From the Catbird Seat... Peterson makes the most of his abilityWhen Moose Lake’s Kyle Peterson was injured last year in a swimming accident, he lost the use of his legs.
By: Jeff Papas, Pine Journal
When Moose Lake’s Kyle Peterson was injured last year in a swimming accident, he lost the use of his legs.
However, he didn’t lose his competitive instinct. As a result, a whole new competitive world has opened up to Peterson – in a sport known as wheelchair rugby.
Peterson commutes to and from Minneapolis twice a week to practice with the Minnesota North Stars, a team that competes against others from around the nation in tournaments and which was in action last weekend in Minneapolis.
The Stars took third in a six-team tournament against teams from Denver, St. Louis, Chicago, Milwaukee and Nebraska.
“We’ve had two tournaments so far, and have another one in December,” Peterson said. “Then we have sections and nationals.”
The sport is becoming an obsession for Peterson, who has found a way to channel his competitive instincts in a sport that is known for physical contact despite the physical realities faced by its players.
“You pretty much score touchdowns between two cones, and it’s full contact,” Peterson said. “You can hit someone else’s chair as hard as you want. It’s fun because there’s a lot of hitting, it’s exciting and it’s fast-paced.”
Players are rated on a scale from one-half point to 3.5 points according to function in their hands and arms. Peterson is rated at 2.5, but teams are only allowed to have a certain number of points on the field at any one time to ensure equality of play.
“I’m a higher point player, offensive more than defensive,” Peterson said. “I have a chair that reflects that.”
Here’s where a fascinating amount of strategy comes into play. Game players have “offensive” and “defensive” chairs, and they look different from each other.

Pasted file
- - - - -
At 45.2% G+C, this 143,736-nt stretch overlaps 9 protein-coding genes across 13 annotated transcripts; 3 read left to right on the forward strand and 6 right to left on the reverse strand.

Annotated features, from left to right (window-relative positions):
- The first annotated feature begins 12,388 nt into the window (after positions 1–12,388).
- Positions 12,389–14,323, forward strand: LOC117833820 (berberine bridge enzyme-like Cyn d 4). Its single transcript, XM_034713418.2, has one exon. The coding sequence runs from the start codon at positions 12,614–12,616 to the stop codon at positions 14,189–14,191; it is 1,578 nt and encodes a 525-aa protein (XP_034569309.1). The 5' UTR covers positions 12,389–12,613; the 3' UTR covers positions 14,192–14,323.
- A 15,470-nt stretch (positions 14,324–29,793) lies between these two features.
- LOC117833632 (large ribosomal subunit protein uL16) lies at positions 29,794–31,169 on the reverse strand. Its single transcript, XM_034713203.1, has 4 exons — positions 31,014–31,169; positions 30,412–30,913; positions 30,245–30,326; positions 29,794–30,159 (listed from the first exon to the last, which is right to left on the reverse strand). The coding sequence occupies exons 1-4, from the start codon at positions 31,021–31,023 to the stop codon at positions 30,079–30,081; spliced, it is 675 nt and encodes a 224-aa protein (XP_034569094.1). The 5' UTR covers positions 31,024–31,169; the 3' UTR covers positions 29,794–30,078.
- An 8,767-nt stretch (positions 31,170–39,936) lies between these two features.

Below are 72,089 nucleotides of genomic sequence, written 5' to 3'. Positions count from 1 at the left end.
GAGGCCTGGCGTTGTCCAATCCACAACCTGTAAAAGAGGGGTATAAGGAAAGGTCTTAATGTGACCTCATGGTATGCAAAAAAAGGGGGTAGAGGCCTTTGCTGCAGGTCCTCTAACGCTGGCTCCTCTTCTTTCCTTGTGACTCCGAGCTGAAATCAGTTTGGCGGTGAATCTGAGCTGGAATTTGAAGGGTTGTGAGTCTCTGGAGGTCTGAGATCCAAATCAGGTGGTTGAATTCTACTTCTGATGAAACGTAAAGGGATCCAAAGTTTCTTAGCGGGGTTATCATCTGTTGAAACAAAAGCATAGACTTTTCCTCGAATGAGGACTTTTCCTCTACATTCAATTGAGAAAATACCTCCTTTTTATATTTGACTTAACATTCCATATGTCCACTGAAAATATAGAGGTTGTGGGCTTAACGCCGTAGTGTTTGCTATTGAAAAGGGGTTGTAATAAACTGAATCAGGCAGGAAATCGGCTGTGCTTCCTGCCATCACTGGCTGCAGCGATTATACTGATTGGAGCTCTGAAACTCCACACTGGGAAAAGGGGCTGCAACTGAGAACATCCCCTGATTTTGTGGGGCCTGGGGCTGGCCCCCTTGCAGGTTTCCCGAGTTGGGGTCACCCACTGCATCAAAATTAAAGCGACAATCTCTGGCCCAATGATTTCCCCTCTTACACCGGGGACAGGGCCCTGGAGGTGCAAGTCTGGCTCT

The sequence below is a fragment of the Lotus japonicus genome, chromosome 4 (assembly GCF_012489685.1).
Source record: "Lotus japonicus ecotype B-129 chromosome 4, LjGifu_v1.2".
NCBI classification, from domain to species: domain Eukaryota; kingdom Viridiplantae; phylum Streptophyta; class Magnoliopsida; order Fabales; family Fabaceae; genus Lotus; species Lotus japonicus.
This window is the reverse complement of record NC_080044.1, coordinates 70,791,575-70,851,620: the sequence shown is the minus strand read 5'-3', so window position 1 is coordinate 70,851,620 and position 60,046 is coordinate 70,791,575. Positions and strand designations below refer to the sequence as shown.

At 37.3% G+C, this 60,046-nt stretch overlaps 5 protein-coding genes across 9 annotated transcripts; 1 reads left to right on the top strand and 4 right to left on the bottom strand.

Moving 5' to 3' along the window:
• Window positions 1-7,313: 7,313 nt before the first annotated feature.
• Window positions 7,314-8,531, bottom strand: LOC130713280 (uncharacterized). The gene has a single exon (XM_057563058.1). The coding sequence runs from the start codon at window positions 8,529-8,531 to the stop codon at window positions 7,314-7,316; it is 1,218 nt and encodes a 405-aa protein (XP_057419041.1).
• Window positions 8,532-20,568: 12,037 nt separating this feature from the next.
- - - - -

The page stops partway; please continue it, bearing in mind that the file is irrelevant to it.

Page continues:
“A rugby chair is different from a regular chair,” Peterson explained. “It’s lower to the ground and the tires are contoured for stability. They are stronger and heavier – mine weighs between 40 and 50 pounds.”
Offensive chairs carry steel guards to brush off hits from defensive chairs, while defensive chairs carry grids designed to jam the tires of offensive chairs and hook them to a stop.
“They’re like battering rams on wheels,” Peterson said.
Don’t think for a moment that because the players are physically challenged there isn’t contact. There is.
“People flip, and you’re strapped into chairs,” Peterson said. “If you get flipped during play, you wait until there is a stoppage. You lay there until certain requirements are met.”
Peterson travels to Minneapolis in Wednesdays and Saturdays for practice for a season that runs from September to April. The Stars’ next tournament is Dec. 4-5 in St. Louis. Peterson can’t wait.
“I like the competitive and mobility aspect,” he said. “I like competing. It’s lots of fun to play.”
Peterson has also used the sport to gain physical strength in his arms.
“I’m a lot stronger now than I was before,” he said. “I’m one of the starters on the team now. When I started a year ago I could barely push the chair but now I can push 10 miles a day. I don’t push every day but I can go from Moose Lake to Barnum and back now.”
Peterson sees his career in the sport lasting a long time.
“I’m young,” he said. “The oldest player on our team is 40. I can play this sport my whole life. I will work as hard as I can to get into a top league – it’s very important to me.”